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Gulf, Colorado & Santa Fe Railway Co. v. Texas

U.S.
Feb 25, 1907
204 U.S. 403 (1907)

Summary

In Gulf R. Co. v. Texas, 204 U.S. 403; 27 Sup. Ct., 360; 51 L.Ed., 540, a shipment moved under a bill of lading issued by the defendant from a point in South Dakota, consigned to Texarkana in the State of Texas. At the latter point it was recognized by the consignee to another point in Texas.

Summary of this case from Beaufort Truck Growers Assn. v. S.A.L

Opinion

ERROR TO THE SUPREME COURT OF THE STATE OF TEXAS.

No. 2.

Argued October 11, 1906. Decided February 25, 1907.

Where the facts are settled in the state court by special findings, those findings are conclusive upon this court. An interstate shipment — in this case of car-load lots — on reaching the point specified in the original contract of transportation ceases to be an interstate shipment, and its further transportation to another point within the same State, on the order of the consignee, is controlled by the law of the State and not by the Interstate Commerce Act. 97 Tex. 274[ 97 Tex. 274], affirmed.

IN the District Court of Tarrant County, Texas, on July 28, 1902, the State of Texas recovered a judgment against the Gulf, Colorado and Santa Fe Railway Company for one hundred dollars as a penalty for extortion in a charge for the transportation of a carload of corn from Texarkana, Texas, to Goldthwaite, Texas. This judgment was sustained by both the Court of Civil Appeals, 32 Tex. Civ. App. 1, and the Supreme Court of the State. 97 Tex. 274[ 97 Tex. 274]. Thereupon the railway company brought the case here on a writ of error.

The case was tried in the District Court without a jury. Findings of fact were made, which were sustained by the appellate courts. From them it appears that on January 13, 1902, the Texas and Pacific Railway Company, which owns and operates a railroad from Texarkana, Texas, to Fort Worth, Texas, executed a bill of lading by which it acknowledged the receipt from the Samuel Hardin Grain Company at Texarkana, Texas, of one car of sacked corn consigned to shippers, with orders to deliver to Saylor Burnett, at Goldthwaite, Texas. This car of corn was transported by the Texas and Pacific Railway Company to Fort Worth, there delivered to the defendant railway company and by it transported to Goldthwaite, where it arrived on the seventeenth day of January, 1902. When it reached Goldthwaite, Saylor Burnett, who were acting for the Samuel Hardin Grain Company, tendered the charges prescribed by the state railroad commission, which the agent declined to accept, and demanded and collected a larger sum. The following findings state the important facts upon which the controversy turns:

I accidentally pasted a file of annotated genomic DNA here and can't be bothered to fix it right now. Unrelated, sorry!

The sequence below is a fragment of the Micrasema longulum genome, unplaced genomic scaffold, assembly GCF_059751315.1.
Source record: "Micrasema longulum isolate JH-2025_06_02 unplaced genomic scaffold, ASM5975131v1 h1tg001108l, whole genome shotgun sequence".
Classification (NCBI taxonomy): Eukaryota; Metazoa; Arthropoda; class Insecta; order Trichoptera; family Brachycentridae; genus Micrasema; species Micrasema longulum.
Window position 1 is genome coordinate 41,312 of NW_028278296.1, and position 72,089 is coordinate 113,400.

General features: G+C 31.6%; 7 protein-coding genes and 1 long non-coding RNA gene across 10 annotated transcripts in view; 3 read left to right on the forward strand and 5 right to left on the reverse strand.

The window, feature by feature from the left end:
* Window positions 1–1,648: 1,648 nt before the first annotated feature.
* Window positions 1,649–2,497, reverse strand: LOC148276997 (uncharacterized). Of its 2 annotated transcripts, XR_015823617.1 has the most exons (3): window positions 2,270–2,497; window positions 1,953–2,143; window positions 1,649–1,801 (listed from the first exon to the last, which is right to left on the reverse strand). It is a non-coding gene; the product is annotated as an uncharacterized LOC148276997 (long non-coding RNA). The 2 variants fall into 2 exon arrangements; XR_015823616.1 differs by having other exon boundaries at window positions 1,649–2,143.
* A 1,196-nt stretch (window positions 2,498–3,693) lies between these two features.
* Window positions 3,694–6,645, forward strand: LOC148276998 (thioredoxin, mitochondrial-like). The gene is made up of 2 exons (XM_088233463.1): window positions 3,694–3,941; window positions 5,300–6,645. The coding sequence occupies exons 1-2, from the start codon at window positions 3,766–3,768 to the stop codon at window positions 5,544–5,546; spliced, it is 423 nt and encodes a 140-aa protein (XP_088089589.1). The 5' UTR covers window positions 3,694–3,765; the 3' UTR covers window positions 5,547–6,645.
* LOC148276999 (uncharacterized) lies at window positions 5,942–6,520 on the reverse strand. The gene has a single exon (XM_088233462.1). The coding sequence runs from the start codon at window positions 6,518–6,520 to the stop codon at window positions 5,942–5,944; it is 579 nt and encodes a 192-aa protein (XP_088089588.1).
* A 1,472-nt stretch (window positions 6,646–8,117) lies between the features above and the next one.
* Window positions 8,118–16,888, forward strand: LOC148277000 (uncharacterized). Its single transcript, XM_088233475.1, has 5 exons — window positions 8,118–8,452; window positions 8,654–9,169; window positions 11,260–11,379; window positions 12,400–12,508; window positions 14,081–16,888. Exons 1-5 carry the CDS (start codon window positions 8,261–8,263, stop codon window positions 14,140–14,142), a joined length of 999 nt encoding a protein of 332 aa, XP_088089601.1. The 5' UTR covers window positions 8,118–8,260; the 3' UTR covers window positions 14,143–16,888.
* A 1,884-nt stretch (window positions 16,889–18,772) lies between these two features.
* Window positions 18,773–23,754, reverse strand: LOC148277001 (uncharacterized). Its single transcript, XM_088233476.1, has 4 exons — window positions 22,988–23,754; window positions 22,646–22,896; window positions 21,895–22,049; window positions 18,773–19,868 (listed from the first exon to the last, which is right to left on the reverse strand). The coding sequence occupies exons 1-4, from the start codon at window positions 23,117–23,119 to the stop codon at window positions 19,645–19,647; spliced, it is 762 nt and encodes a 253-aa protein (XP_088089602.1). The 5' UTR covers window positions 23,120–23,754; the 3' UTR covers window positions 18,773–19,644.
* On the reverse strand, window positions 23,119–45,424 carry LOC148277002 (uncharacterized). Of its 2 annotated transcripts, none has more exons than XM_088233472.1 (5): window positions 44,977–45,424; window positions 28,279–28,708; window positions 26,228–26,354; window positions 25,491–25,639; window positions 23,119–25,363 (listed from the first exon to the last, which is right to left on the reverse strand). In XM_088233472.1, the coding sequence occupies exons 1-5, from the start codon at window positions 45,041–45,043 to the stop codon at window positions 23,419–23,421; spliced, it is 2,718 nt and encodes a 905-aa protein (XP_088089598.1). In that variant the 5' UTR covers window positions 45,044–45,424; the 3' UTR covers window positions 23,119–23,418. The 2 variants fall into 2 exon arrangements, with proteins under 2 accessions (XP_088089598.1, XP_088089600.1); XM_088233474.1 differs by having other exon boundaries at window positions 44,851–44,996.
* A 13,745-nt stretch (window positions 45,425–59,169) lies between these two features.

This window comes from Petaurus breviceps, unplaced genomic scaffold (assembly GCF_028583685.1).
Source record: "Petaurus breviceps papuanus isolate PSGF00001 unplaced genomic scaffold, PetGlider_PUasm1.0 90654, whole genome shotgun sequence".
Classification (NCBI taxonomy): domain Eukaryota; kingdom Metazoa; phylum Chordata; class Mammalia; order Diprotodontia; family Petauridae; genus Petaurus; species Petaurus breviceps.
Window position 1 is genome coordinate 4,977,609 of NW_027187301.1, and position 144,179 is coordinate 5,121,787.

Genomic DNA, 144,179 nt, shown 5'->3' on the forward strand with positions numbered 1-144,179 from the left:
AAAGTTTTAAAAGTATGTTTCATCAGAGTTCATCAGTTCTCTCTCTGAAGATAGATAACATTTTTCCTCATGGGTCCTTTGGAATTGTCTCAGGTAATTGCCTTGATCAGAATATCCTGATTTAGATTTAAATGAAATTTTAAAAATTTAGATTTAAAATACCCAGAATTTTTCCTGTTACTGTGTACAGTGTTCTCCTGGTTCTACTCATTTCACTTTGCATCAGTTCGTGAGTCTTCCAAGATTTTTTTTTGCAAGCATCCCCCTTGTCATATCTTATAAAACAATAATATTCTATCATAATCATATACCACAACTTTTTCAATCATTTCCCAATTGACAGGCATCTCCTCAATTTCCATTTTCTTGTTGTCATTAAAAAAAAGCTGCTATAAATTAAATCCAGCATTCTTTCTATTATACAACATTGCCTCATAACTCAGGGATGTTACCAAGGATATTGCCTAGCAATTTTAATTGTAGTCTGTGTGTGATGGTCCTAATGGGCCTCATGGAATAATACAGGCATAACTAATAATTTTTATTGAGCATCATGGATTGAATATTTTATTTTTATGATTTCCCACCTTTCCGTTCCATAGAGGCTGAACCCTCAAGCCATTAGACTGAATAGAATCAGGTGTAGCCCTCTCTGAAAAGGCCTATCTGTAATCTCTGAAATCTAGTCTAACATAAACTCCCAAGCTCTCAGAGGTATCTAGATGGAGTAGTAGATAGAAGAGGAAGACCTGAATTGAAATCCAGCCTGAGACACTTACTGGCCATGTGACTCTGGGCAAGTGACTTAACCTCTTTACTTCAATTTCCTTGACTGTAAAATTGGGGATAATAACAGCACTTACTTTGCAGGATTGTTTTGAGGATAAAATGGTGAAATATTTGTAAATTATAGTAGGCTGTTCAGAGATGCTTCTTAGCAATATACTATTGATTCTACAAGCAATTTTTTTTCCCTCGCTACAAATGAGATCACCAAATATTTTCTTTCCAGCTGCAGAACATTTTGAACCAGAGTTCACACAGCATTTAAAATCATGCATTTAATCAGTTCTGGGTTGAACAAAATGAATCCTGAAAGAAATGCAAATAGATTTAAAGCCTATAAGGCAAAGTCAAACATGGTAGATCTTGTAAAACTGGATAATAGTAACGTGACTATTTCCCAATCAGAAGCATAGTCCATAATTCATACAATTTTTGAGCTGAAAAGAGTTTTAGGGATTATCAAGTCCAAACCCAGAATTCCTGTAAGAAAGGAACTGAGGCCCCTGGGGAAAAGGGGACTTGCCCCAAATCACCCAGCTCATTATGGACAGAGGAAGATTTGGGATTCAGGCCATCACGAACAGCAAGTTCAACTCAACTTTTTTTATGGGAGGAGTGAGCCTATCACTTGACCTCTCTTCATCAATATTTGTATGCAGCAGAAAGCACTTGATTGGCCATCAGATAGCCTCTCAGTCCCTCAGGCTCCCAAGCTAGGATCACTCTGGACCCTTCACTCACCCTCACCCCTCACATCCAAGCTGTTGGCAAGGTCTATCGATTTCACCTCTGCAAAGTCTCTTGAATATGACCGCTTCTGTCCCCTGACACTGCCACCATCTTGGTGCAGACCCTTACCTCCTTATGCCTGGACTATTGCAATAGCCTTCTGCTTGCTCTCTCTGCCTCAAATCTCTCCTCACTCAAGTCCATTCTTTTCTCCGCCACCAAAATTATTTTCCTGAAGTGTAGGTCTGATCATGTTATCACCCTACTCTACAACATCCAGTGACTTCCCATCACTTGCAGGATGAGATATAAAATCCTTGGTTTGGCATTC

"8. On December 23d 1901, the Samuel Hardin Grain Company, at Kansas City, Mo., offered to sell Saylor Burnett, at Goldthwaite, Texas, No. 2 mixed corn at 86 1/2 cents per bushel for delivery on railway track at Goldthwaite, and this offer was accepted for two carloads of corn. This offer and acceptance was by telegraphic communication between the parties at their respective places of business. The Hardin Grain Company did not at that time have the corn, but on December 24th, 1901, to fill the order it contracted with the Harroun Commission Company of Kansas City for the purchase — two 66,000-pound cars of No. 2 mixed corn at 75 1/2 cents per bushel, to be delivered at Texarkana, Texas, to the Hardin Grain Company. Previously to this the Harroun Commission Company had contracted for the purchase of two cars of corn to be delivered to it at Texarkana, Texas, and with these two cars it expected to and did fill the order of the Hardin Grain Company. These cars had originated in Hudson, South Dakota. The receiving carrier at Hudson was the Chicago, Milwaukee and St. Paul Railway Company, who issued bills of lading limiting its liability to losses occurring on its road, with a like limitation of liability of all other carriers who should handle said corn in transit to its destination. By the terms of said bills of lading the corn was consigned to `Forrester Bros., Texarkana, Texas,' and shipment made in cars of C.M. St. P. Ry. Co., care of Kansas City Southern Ry. at Kansas City, Missouri, with the privilege to stop the corn at Kansas City for inspection and transfer. The corn reached Kansas City on December 17th, 1901, was there unloaded, sacked and transferred to the Kansas City Southern Railway Co., who, on December 31st, 1901, issued bills of lading reciting that the corn was loaded in cars No. 3845 P.G. and No. 4189 P.G., that same was received of Forrester Bros. and consigned as follows: `Shipper's order, notify Harroun Commission Company, Texarkana, Texas,' and reciting further that freight 14 cents per hundred pounds was prepaid, and one of these cars, to wit, car `No. 3845 P.G.' is the car in controversy in this suit.